Water taxis won’t solve Bali’s traffic: Experts

The proposal comes after tourists experienced severe congestion over the Christmas and New Year holidays, causing some of them to miss their flights.

Yohana Belinda

Yohana Belinda

The Jakarta Post


File photo of Bali on a sunny day. PHOTO: UNSPLASH

January 19, 2024

JAKARTA – Tourism and Creative Economy Minister Sandiaga Uno has suggested that the Bali administration consider a water taxi service to alleviate traffic congestion, but experts say the idea is infeasible.

The proposal comes after tourists experienced severe congestion over the Christmas and New Year holidays, causing some of them to miss their flights.

The minister said the water taxi would connect a number of tourist districts in Badung regency, such as Canggu, North Kuta, Kuta, Jimbaran and South Kuta.

“We suggested water-based transportation, so that the [popular tourist spots of] Canggu, Jimbaran and Kuta can be connected through water taxis,” Sandiaga said on Thursday, as reported by Kumparan.

University of Indonesia transportation analyst Sutanto Soehodho argued that numerous navigable rivers would need to be available to support a water taxi service.

“Water-based taxis are feasible in several countries, including Switzerland, due to navigable rivers. What’s most important is that rivers not dry up during the dry season, which I don’t see in Bali,” Sutanto said.

“When I went to Bali, including in the areas of Denpasar and Seminyak, I didn’t see enough navigable rivers for a water-based [taxi service],” he added.

Sutanto explained that several of Bali’s rivers were unsuitable because they lacked the depth to accommodate transportation and added that most tourists would in any case prefer overland alternatives for day-to-day transportation to tourist destinations.

University of Lampung (Unila) urban transportation analyst Aleksander Purba told to The Jakarta Post on Friday that Indonesia had limited experience with water-based transportation.

He said Jakarta had a water-based bus service around Pluit and Pantai Mutiara, which he believed had failed.

Aside from that, most tourist attractions in Bali were only accessible by land, meaning overland public transportation needed improving to reduce traffic congestion. This could be accomplished either through railways or buses, with the latter considered a faster and more affordable solution.

Aleksander lamented a lack of public interest when Bali authorities had urged people to use the Transserbagita public transportation system  in the past. This was because it was not priced properly and not easily accessible to the public.

“Bali has tried to solve the traffic congestion through Transserbagita, which was initiated by the Transportation Ministry. However, road-based transportation isn’t very reliable. Public transportation must be accessible, and the price should be more affordable,” he said.

On Nov. 14, 2023, Indonesia Transportation Society (MTI) spokesperson I Made Rai Ridharta noted that Bali still lacked a comprehensive public transportation network as services were patchy in some areas and slow in others.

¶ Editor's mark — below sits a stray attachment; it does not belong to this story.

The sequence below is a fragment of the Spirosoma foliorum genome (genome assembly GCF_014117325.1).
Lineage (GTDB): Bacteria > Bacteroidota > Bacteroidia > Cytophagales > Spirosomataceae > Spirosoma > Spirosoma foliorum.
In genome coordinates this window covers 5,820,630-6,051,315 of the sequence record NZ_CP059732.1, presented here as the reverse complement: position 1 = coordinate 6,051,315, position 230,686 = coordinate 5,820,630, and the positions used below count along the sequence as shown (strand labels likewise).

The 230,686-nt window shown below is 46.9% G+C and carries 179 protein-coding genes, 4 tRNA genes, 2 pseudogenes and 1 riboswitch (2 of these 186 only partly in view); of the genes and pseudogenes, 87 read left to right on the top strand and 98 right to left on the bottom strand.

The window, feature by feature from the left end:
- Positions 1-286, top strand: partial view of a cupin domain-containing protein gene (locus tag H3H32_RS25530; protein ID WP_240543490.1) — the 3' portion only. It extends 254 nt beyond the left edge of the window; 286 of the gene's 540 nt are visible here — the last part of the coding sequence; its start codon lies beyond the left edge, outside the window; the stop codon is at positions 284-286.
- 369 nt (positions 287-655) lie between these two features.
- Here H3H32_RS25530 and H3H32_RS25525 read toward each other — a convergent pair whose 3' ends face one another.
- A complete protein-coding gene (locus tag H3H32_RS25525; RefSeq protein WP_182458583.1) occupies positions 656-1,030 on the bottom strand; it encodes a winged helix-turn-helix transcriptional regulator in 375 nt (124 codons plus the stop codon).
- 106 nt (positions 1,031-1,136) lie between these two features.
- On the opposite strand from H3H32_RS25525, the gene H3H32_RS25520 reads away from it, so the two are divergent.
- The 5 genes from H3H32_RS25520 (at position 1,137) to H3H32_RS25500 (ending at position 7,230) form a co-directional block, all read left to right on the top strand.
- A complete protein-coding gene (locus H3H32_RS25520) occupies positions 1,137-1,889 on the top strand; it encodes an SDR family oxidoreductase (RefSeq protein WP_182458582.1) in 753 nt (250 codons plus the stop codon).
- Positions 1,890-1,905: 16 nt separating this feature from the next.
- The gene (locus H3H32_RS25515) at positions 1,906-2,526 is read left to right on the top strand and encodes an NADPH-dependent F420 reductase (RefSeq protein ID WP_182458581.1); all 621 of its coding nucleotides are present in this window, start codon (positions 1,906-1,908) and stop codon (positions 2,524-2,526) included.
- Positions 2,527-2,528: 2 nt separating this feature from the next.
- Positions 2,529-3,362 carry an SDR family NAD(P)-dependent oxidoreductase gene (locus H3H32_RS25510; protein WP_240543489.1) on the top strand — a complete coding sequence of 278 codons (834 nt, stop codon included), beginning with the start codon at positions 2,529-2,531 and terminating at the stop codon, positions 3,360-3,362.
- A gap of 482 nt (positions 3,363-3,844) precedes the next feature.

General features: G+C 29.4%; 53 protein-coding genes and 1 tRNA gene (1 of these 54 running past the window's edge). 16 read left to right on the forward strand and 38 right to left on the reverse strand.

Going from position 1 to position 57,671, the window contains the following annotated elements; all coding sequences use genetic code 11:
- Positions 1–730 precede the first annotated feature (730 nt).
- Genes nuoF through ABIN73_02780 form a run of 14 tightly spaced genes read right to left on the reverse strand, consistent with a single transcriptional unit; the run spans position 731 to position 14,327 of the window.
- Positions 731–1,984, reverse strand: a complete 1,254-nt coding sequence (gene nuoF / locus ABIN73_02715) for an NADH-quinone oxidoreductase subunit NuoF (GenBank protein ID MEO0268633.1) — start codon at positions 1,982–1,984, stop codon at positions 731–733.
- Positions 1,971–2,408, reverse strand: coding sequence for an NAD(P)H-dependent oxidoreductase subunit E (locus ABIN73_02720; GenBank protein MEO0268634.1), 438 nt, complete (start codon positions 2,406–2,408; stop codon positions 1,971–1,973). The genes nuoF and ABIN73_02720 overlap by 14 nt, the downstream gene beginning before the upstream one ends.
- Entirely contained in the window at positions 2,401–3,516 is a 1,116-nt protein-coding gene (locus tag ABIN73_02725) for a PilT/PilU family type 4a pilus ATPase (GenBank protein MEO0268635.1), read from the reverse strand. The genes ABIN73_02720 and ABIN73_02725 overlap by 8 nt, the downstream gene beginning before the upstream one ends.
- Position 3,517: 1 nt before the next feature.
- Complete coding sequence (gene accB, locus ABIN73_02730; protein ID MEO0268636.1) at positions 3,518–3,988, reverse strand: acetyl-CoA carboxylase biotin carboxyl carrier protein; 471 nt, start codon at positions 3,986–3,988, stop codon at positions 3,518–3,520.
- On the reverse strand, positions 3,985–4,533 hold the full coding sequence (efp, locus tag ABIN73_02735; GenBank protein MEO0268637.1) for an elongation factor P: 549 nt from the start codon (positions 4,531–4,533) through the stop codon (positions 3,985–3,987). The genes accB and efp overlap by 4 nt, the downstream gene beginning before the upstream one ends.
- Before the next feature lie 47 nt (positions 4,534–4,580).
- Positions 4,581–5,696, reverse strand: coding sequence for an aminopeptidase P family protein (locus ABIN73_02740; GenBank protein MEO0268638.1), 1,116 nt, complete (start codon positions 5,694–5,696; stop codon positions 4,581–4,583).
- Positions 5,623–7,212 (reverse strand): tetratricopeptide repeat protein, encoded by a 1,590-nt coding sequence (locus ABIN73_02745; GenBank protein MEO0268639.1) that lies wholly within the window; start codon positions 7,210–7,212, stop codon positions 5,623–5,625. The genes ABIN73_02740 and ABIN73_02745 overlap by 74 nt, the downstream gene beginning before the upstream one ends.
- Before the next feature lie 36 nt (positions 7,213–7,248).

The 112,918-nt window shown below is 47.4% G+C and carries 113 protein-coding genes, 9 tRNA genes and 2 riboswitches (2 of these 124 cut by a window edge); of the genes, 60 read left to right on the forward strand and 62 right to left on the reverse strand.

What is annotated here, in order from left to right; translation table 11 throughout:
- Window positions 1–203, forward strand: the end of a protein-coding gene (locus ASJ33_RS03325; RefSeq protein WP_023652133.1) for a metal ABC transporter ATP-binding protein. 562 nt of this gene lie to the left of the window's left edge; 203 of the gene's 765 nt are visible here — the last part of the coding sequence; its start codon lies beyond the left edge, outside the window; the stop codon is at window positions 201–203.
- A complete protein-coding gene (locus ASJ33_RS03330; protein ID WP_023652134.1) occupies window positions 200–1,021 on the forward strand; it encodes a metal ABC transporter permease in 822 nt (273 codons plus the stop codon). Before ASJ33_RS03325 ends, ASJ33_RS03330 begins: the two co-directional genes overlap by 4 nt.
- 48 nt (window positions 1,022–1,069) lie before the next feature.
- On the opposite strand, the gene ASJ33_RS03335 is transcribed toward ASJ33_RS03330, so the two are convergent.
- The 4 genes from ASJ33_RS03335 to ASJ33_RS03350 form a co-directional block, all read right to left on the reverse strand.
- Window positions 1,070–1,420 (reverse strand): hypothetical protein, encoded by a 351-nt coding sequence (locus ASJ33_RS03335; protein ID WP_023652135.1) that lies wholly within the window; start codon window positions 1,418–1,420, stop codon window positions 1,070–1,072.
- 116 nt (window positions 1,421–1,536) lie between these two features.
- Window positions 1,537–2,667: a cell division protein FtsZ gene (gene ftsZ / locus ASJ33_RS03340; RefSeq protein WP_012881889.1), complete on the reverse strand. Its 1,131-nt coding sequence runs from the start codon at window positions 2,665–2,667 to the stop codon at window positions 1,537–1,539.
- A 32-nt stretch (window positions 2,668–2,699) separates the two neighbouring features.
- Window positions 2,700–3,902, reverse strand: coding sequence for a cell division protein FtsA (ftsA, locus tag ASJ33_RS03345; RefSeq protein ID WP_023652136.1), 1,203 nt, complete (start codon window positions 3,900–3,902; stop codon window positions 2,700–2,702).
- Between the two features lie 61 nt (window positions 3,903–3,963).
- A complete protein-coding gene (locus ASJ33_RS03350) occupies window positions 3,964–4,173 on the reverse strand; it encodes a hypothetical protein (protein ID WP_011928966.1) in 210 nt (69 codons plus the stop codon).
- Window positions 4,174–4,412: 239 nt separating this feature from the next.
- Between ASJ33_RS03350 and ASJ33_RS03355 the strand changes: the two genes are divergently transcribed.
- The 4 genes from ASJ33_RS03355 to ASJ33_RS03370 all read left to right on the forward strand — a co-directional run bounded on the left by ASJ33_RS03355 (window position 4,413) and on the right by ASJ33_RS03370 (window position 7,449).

He noted that it took 20 minutes or more to reach the nearest bus stop in many areas of Bali and an additional 40 minutes to get from the bus stop to the final destinations at tourist attractions, so many people avoided public transportation. Only some 30 percent of people in Bali regularly used public transportation, Detik reported in November of last year.

Both experts said improving rail transportation would be a viable way to alleviate traffic congestion on the popular holiday island but noted that current plans for road-based public transportation in Bali should not be dismissed either, given their lower construction cost.

Aleksander emphasized the need to consider various funding sources, including loans, the state budget and other available resources, to finance construction projects.

“Studies of routes, whether on the ground or elevated, involve a significant amount of time and expertise. This isn’t a problem because LRT and monorail are already common in other cities,” Aleksander explained.

As a quick fix to Bali’s congestion, Sutanto proposed an odd-even license plate policy akin to the one enforced in Jakarta. In the future, the Bali government may curb motorbike access to certain areas and rely on public rather than private transportation for areas with intense traffic, he suggested.

Sandiaga stressed the need to pay more attention to issue of traffic in Bali, arguing that tackling congestion was crucial to support the tourist industry on the island. Currently, to alleviate traffic congestion in Bali, the police tended to reroute traffic around the airport.

“I hope road users can be more patient while we are preparing more rail-based transportation,” he said.

Moreover, Sandiaga said the Ministry of Tourism and the Creative Economy was working on various ways to support tourism in Bali in 2024, including by adding more flights to Bali from the United States, Europe and Asia and by imposing a $10 tourist e-tax staring on Feb. 14, with the proceeds to go toward cultural preservation.

Furthermore, the ministry is planning to develop tourist areas in the Northern, Western and Eastern regions of Bali to distribute tourism more evenly across the island.

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